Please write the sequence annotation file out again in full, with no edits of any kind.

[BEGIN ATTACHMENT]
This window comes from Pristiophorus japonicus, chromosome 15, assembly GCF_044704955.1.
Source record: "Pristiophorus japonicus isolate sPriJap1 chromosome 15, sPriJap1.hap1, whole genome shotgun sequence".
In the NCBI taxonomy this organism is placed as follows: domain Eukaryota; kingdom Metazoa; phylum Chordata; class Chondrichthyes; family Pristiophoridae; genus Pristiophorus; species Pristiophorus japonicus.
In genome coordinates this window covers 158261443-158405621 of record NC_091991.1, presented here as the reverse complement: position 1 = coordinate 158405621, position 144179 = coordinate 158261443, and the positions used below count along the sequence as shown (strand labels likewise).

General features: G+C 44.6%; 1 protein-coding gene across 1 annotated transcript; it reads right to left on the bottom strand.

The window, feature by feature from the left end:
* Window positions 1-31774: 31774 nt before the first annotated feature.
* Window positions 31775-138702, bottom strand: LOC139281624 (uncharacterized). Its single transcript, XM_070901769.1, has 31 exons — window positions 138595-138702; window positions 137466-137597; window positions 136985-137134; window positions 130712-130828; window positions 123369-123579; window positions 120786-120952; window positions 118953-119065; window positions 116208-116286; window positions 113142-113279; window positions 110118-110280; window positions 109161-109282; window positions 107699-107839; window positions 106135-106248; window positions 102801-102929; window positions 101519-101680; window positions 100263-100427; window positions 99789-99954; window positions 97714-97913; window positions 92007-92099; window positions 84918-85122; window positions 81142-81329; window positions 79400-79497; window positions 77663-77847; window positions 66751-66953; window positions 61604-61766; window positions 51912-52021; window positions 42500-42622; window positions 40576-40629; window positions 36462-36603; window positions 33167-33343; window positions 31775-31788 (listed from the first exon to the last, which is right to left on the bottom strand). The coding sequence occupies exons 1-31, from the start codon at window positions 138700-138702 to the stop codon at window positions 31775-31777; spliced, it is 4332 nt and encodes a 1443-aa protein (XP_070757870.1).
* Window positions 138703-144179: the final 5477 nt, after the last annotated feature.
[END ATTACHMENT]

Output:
This window comes from Pristiophorus japonicus, chromosome 15, assembly GCF_044704955.1.
Source record: "Pristiophorus japonicus isolate sPriJap1 chromosome 15, sPriJap1.hap1, whole genome shotgun sequence".
In the NCBI taxonomy this organism is placed as follows: domain Eukaryota; kingdom Metazoa; phylum Chordata; class Chondrichthyes; family Pristiophoridae; genus Pristiophorus; species Pristiophorus japonicus.
In genome coordinates this window covers 158261443-158405621 of record NC_091991.1, presented here as the reverse complement: position 1 = coordinate 158405621, position 144179 = coordinate 158261443, and the positions used below count along the sequence as shown (strand labels likewise).

General features: G+C 44.6%; 1 protein-coding gene across 1 annotated transcript; it reads right to left on the bottom strand.

The window, feature by feature from the left end:
* Window positions 1-31774: 31774 nt before the first annotated feature.
* Window positions 31775-138702, bottom strand: LOC139281624 (uncharacterized). Its single transcript, XM_070901769.1, has 31 exons — window positions 138595-138702; window positions 137466-137597; window positions 136985-137134; window positions 130712-130828; window positions 123369-123579; window positions 120786-120952; window positions 118953-119065; window positions 116208-116286; window positions 113142-113279; window positions 110118-110280; window positions 109161-109282; window positions 107699-107839; window positions 106135-106248; window positions 102801-102929; window positions 101519-101680; window positions 100263-100427; window positions 99789-99954; window positions 97714-97913; window positions 92007-92099; window positions 84918-85122; window positions 81142-81329; window positions 79400-79497; window positions 77663-77847; window positions 66751-66953; window positions 61604-61766; window positions 51912-52021; window positions 42500-42622; window positions 40576-40629; window positions 36462-36603; window positions 33167-33343; window positions 31775-31788 (listed from the first exon to the last, which is right to left on the bottom strand). The coding sequence occupies exons 1-31, from the start codon at window positions 138700-138702 to the stop codon at window positions 31775-31777; spliced, it is 4332 nt and encodes a 1443-aa protein (XP_070757870.1).
* Window positions 138703-144179: the final 5477 nt, after the last annotated feature.